BATON ROUGE, La. (BPROUD) — The United States Census Bureau shows in the past decade East Baton Rouge Parish had the second-largest Hispanic population growth in the state.
“The Hispanic community makes up 25 percent of our total services but at times it has been as high as 50 percent,” said David Aguillard, executive director of Baton Rouge Catholic Charities Diocese.
Catholic Charities in Baton Rouge provides resources for immigrants. Aguillard says Baton Rouge has become more attractive because of its job opportunities.
“It seems to grow more quickly after disasters. And if it weren’t for the Hispanic community, south Louisiana would not recover as quickly as it does from disasters,” he said. “Just like most immigrants across the world really, people seeking a better life.”
Census data shows about 30 percent of Baton Rouge’s Hispanic and Latino residents work in construction.
Maurice Velasquez knows exactly what it’s like to migrate to the United States seeking a better life. Maurice and his family fled Colombia in the mid-’70s during tense political violence and the emerging war on drugs.
“Being an immigrant in this country is every day waking up and being thankful,” said Velasquez.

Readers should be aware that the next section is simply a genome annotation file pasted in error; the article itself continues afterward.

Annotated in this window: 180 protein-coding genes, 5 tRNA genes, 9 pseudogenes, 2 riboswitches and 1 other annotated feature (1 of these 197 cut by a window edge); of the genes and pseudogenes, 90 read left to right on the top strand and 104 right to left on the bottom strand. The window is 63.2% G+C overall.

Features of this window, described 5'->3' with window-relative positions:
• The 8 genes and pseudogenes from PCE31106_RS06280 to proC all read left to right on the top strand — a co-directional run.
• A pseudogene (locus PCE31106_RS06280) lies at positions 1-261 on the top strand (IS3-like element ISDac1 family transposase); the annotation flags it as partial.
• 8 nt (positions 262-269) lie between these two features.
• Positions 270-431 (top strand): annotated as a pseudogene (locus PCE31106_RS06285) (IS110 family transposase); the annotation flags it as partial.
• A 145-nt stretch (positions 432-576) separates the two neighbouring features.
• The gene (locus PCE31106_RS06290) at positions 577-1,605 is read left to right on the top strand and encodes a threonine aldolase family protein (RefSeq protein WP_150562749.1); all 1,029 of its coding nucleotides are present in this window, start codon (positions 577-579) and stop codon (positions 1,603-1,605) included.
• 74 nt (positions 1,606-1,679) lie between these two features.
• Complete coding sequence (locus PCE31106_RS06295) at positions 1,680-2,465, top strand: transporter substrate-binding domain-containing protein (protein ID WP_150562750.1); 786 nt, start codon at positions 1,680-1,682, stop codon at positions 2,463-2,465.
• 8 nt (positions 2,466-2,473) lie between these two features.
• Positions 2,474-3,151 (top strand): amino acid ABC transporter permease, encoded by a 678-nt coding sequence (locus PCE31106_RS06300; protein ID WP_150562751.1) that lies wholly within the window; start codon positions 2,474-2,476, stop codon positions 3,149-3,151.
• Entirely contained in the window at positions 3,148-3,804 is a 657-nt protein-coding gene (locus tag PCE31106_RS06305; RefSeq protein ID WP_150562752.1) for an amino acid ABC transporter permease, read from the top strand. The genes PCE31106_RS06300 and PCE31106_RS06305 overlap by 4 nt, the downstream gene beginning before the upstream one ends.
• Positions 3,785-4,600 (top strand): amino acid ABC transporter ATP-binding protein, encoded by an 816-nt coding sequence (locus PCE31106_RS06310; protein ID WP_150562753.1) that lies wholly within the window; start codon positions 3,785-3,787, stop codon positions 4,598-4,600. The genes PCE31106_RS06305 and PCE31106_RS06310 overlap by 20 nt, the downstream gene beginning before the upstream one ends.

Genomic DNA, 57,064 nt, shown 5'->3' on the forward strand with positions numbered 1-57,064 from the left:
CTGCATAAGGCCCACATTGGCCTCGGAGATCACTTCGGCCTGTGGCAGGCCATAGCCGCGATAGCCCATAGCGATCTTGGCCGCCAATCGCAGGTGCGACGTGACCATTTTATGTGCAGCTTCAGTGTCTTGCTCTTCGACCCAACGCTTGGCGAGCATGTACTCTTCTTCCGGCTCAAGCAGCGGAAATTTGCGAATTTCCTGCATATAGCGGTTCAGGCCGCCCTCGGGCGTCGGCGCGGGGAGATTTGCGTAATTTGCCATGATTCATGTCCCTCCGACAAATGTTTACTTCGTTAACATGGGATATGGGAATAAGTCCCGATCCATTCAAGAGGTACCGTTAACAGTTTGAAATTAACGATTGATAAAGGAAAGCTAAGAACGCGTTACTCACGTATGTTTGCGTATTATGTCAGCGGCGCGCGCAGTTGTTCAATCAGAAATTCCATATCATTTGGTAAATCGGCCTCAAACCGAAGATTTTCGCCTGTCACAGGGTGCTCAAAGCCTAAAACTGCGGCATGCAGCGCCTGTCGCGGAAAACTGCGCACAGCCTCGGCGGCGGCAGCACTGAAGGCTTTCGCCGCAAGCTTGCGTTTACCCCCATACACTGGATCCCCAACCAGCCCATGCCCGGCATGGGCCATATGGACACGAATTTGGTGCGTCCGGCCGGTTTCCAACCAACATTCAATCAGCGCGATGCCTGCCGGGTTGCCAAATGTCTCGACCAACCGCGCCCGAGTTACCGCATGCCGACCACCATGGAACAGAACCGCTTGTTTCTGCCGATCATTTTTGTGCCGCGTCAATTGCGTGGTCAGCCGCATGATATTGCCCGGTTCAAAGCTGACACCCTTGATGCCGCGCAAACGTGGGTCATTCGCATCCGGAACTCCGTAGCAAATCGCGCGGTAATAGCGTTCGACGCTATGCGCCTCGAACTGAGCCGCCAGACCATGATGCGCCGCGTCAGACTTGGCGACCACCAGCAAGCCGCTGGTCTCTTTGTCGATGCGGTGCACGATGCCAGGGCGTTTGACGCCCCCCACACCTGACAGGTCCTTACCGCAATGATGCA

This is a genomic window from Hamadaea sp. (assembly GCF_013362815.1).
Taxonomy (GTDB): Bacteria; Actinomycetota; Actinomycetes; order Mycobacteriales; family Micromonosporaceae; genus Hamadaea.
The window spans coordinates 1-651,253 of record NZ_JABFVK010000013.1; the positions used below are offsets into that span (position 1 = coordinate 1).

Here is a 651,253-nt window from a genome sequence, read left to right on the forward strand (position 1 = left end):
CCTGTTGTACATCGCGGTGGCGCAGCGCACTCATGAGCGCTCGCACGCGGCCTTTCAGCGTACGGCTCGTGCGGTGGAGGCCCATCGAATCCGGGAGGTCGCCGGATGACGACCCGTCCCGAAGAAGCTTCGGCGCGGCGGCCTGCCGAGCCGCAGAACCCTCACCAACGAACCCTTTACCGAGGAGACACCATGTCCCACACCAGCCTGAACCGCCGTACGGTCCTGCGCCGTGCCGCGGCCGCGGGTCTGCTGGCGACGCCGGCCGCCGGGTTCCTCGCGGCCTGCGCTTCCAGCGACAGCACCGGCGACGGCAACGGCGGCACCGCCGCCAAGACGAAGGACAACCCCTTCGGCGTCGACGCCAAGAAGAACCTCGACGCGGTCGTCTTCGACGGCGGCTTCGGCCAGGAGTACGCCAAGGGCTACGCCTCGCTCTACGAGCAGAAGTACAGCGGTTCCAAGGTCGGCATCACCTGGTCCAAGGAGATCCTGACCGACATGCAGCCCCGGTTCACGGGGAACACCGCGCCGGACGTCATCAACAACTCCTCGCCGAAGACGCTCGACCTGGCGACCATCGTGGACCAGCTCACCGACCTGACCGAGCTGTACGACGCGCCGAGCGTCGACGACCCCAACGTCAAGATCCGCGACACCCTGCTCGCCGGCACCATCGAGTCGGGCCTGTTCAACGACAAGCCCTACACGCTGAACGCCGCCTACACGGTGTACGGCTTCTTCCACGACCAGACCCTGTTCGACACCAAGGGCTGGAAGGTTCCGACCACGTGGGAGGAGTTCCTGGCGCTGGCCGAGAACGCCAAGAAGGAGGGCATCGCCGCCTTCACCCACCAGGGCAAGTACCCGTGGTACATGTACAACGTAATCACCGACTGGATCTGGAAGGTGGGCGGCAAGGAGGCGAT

Velasquez’s family depended on Catholic Charities when they got to the states.
Without these resources, it’s hard for immigrants to see themselves living the American dream. He has now accomplished his dream of becoming a business owner.
“I remember to this day, looking out the window of the plane, and saying, ‘Man, I hope this works out,'” he recalled.
Other than job opportunities, Aguillard says a big portion of their clientele is dealing with asylum cases. He says that the need has grown in the past few years.
“We also work here very closely with law enforcement because immigrants tend to be preyed upon and taken advantage of,” said Aguillard.
He says the growing population is not only benefiting those seeking a better life but also helping boost the local economy.
“The thing that I wish people really understood is that immigrants don’t come here to make changes, immigrants come here to contribute to our economy,” he said.